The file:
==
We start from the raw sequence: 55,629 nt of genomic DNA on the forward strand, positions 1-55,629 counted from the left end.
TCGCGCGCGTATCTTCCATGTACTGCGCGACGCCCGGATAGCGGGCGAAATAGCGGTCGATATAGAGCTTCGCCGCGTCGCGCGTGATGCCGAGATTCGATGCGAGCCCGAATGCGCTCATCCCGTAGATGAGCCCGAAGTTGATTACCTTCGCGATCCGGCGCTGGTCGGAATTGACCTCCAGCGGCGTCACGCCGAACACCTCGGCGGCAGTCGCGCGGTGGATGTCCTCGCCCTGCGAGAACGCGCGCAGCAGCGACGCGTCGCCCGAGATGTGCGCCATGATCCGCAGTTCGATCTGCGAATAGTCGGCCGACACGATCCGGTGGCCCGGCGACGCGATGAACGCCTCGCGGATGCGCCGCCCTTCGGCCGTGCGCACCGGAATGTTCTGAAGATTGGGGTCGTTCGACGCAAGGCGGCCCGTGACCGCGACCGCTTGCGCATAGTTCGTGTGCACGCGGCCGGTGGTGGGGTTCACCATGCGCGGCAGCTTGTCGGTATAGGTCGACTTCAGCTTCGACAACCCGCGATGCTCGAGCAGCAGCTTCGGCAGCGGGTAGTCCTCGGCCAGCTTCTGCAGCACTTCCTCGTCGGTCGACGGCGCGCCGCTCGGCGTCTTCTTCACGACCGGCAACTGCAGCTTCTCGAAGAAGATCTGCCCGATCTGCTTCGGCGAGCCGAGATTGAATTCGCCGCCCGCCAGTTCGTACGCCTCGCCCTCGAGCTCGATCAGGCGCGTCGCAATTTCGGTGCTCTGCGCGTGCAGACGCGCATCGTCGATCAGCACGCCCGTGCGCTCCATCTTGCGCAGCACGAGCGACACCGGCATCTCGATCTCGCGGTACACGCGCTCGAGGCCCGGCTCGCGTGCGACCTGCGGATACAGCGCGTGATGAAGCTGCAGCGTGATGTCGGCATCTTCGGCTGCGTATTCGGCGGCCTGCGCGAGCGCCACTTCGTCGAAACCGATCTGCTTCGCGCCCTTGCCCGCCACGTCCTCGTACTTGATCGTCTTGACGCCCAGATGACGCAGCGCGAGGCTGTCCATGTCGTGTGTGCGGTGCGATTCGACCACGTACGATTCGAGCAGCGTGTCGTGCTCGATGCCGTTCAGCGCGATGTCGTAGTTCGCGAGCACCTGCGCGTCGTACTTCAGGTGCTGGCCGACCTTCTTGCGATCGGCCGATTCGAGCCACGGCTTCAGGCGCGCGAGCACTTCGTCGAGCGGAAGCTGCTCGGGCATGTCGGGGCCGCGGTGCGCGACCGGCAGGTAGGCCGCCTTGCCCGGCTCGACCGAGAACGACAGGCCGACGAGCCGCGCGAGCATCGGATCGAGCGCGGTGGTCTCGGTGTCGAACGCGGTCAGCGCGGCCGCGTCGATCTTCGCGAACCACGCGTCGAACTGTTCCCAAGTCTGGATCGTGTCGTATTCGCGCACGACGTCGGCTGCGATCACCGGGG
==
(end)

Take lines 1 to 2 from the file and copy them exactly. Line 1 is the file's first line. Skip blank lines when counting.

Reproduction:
We start from the raw sequence: 55,629 nt of genomic DNA on the forward strand, positions 1-55,629 counted from the left end.
TCGCGCGCGTATCTTCCATGTACTGCGCGACGCCCGGATAGCGGGCGAAATAGCGGTCGATATAGAGCTTCGCCGCGTCGCGCGTGATGCCGAGATTCGATGCGAGCCCGAATGCGCTCATCCCGTAGATGAGCCCGAAGTTGATTACCTTCGCGATCCGGCGCTGGTCGGAATTGACCTCCAGCGGCGTCACGCCGAACACCTCGGCGGCAGTCGCGCGGTGGATGTCCTCGCCCTGCGAGAACGCGCGCAGCAGCGACGCGTCGCCCGAGATGTGCGCCATGATCCGCAGTTCGATCTGCGAATAGTCGGCCGACACGATCCGGTGGCCCGGCGACGCGATGAACGCCTCGCGGATGCGCCGCCCTTCGGCCGTGCGCACCGGAATGTTCTGAAGATTGGGGTCGTTCGACGCAAGGCGGCCCGTGACCGCGACCGCTTGCGCATAGTTCGTGTGCACGCGGCCGGTGGTGGGGTTCACCATGCGCGGCAGCTTGTCGGTATAGGTCGACTTCAGCTTCGACAACCCGCGATGCTCGAGCAGCAGCTTCGGCAGCGGGTAGTCCTCGGCCAGCTTCTGCAGCACTTCCTCGTCGGTCGACGGCGCGCCGCTCGGCGTCTTCTTCACGACCGGCAACTGCAGCTTCTCGAAGAAGATCTGCCCGATCTGCTTCGGCGAGCCGAGATTGAATTCGCCGCCCGCCAGTTCGTACGCCTCGCCCTCGAGCTCGATCAGGCGCGTCGCAATTTCGGTGCTCTGCGCGTGCAGACGCGCATCGTCGATCAGCACGCCCGTGCGCTCCATCTTGCGCAGCACGAGCGACACCGGCATCTCGATCTCGCGGTACACGCGCTCGAGGCCCGGCTCGCGTGCGACCTGCGGATACAGCGCGTGATGAAGCTGCAGCGTGATGTCGGCATCTTCGGCTGCGTATTCGGCGGCCTGCGCGAGCGCCACTTCGTCGAAACCGATCTGCTTCGCGCCCTTGCCCGCCACGTCCTCGTACTTGATCGTCTTGACGCCCAGATGACGCAGCGCGAGGCTGTCCATGTCGTGTGTGCGGTGCGATTCGACCACGTACGATTCGAGCAGCGTGTCGTGCTCGATGCCGTTCAGCGCGATGTCGTAGTTCGCGAGCACCTGCGCGTCGTACTTCAGGTGCTGGCCGACCTTCTTGCGATCGGCCGATTCGAGCCACGGCTTCAGGCGCGCGAGCACTTCGTCGAGCGGAAGCTGCTCGGGCATGTCGGGGCCGCGGTGCGCGACCGGCAGGTAGGCCGCCTTGCCCGGCTCGACCGAGAACGACAGGCCGACGAGCCGCGCGAGCATCGGATCGAGCGCGGTGGTCTCGGTGTCGAACGCGGTCAGCGCGGCCGCGTCGATCTTCGCGAACCACGCGTCGAACTGTTCCCAAGTCTGGATCGTGTCGTATTCGCGCACGACGTCGGCTGCGATCACCGGGG